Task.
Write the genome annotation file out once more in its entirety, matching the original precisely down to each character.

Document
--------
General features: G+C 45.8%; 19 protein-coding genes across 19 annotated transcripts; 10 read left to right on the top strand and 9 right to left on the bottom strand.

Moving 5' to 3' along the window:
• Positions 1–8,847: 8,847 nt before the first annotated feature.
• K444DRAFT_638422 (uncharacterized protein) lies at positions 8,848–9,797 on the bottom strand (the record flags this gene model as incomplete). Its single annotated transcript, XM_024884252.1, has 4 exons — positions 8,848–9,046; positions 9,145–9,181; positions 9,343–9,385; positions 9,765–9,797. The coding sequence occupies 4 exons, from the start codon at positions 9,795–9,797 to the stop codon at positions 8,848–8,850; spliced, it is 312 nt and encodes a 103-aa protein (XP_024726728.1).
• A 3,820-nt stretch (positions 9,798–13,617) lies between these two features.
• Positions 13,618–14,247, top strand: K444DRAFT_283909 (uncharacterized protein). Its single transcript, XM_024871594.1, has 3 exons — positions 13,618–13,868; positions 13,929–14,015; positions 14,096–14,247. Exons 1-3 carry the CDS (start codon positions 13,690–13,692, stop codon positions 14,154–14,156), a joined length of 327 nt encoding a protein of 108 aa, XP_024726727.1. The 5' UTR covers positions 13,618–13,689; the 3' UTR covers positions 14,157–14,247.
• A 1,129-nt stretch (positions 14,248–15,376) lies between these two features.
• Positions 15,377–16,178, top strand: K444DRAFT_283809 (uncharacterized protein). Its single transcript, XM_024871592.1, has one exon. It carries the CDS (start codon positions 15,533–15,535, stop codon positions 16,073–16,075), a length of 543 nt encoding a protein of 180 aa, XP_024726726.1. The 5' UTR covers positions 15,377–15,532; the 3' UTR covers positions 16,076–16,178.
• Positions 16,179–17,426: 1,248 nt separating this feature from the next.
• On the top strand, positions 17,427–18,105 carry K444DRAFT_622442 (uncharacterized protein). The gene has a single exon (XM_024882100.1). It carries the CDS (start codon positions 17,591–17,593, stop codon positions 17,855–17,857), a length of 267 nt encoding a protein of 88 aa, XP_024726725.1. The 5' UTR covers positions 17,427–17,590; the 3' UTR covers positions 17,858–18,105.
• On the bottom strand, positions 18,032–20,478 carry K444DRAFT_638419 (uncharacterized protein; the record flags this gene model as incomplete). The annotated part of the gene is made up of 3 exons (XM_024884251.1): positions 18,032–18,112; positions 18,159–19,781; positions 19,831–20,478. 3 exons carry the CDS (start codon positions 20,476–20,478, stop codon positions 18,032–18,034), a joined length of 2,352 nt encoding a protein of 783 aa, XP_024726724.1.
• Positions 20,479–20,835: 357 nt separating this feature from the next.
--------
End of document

General features: G+C 45.8%; 19 protein-coding genes across 19 annotated transcripts; 10 read left to right on the top strand and 9 right to left on the bottom strand.

Moving 5' to 3' along the window:
• Positions 1–8,847: 8,847 nt before the first annotated feature.
• K444DRAFT_638422 (uncharacterized protein) lies at positions 8,848–9,797 on the bottom strand (the record flags this gene model as incomplete). Its single annotated transcript, XM_024884252.1, has 4 exons — positions 8,848–9,046; positions 9,145–9,181; positions 9,343–9,385; positions 9,765–9,797. The coding sequence occupies 4 exons, from the start codon at positions 9,795–9,797 to the stop codon at positions 8,848–8,850; spliced, it is 312 nt and encodes a 103-aa protein (XP_024726728.1).
• A 3,820-nt stretch (positions 9,798–13,617) lies between these two features.
• Positions 13,618–14,247, top strand: K444DRAFT_283909 (uncharacterized protein). Its single transcript, XM_024871594.1, has 3 exons — positions 13,618–13,868; positions 13,929–14,015; positions 14,096–14,247. Exons 1-3 carry the CDS (start codon positions 13,690–13,692, stop codon positions 14,154–14,156), a joined length of 327 nt encoding a protein of 108 aa, XP_024726727.1. The 5' UTR covers positions 13,618–13,689; the 3' UTR covers positions 14,157–14,247.
• A 1,129-nt stretch (positions 14,248–15,376) lies between these two features.
• Positions 15,377–16,178, top strand: K444DRAFT_283809 (uncharacterized protein). Its single transcript, XM_024871592.1, has one exon. It carries the CDS (start codon positions 15,533–15,535, stop codon positions 16,073–16,075), a length of 543 nt encoding a protein of 180 aa, XP_024726726.1. The 5' UTR covers positions 15,377–15,532; the 3' UTR covers positions 16,076–16,178.
• Positions 16,179–17,426: 1,248 nt separating this feature from the next.
• On the top strand, positions 17,427–18,105 carry K444DRAFT_622442 (uncharacterized protein). The gene has a single exon (XM_024882100.1). It carries the CDS (start codon positions 17,591–17,593, stop codon positions 17,855–17,857), a length of 267 nt encoding a protein of 88 aa, XP_024726725.1. The 5' UTR covers positions 17,427–17,590; the 3' UTR covers positions 17,858–18,105.
• On the bottom strand, positions 18,032–20,478 carry K444DRAFT_638419 (uncharacterized protein; the record flags this gene model as incomplete). The annotated part of the gene is made up of 3 exons (XM_024884251.1): positions 18,032–18,112; positions 18,159–19,781; positions 19,831–20,478. 3 exons carry the CDS (start codon positions 20,476–20,478, stop codon positions 18,032–18,034), a joined length of 2,352 nt encoding a protein of 783 aa, XP_024726724.1.
• Positions 20,479–20,835: 357 nt separating this feature from the next.